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3

You can easily test in your Google Webmaster Tools account. But the answer is, no. It does not block your whole site. You block the /cgi-bin/ directory in line three. Line two essentially explicitly allows your entire site to be crawled. See the robots.txt documentation for more on this.


-3

Try using http://www.google.com/analytics/, they'll provide a code spinet to insert on the head section of your website.


4

You really don't need to. Crawlers will find you on their own. However, if you would like to help that process a bit then include your domains in Google Webmaster Tools and Bing Webmaster Tools. Both will provide you with a number of "helpful" stats on your site as well. Also, make sure that you have an XML sitemap on your site. It will assist the crawlers ...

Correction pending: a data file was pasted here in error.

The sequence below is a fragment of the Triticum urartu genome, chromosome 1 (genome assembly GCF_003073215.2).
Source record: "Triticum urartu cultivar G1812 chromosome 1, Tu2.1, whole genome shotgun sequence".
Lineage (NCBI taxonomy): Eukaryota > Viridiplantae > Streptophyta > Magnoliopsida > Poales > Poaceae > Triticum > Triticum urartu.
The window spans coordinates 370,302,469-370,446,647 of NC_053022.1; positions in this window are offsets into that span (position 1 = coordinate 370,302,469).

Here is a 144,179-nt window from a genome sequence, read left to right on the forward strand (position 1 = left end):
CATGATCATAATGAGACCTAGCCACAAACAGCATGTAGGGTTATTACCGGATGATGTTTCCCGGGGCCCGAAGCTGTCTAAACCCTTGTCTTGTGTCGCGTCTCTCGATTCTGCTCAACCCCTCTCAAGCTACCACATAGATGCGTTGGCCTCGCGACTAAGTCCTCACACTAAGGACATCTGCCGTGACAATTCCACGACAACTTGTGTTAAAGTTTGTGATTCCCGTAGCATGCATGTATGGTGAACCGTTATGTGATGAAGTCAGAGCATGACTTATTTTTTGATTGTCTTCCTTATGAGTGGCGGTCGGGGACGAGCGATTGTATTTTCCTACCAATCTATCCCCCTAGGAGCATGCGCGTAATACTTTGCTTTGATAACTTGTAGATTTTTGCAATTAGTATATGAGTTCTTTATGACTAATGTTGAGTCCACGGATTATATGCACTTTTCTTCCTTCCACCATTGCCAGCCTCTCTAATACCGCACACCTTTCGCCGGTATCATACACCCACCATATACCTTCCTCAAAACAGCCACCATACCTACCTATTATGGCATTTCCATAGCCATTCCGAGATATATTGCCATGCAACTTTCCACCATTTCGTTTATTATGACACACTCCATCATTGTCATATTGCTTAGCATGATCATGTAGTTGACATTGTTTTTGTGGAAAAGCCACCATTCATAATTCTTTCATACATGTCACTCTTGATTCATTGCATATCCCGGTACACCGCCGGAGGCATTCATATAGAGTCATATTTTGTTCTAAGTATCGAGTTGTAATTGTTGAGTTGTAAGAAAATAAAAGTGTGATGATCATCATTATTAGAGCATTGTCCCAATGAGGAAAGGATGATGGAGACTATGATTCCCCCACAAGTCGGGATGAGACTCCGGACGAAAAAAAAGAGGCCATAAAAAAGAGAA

2

As tillinberlin hints at, the reason this page is appearing in the search results is because of your "robots.txt" file, however, not for the reasons given. Basically, your robots.txt file is blocking that URL from being crawled, so Google is unable to see the robots meta tag that prevents the page from being indexed. As stated in the (Google) search results ...


0

Short answer: robots.txt is a recommendation search engines may cherish – but they don't have to. So whatever you intend to do – don't rely on robots.txt – same applies to robots meta tags. If you really want those pages not indexed / not to be opened through search engine result pages, then you should probably add a 301 redirect or the like for everybody ...


0

No google show results based on users adding their webpage indexes because they are using that kind of different algorithm


1

Using site: is highly unreliable for counting indexed pages. It is often out of date, incorrect and actual serps is limited to sample data only. You should opt to use Google Webmaster Tools for a more accurate index count.



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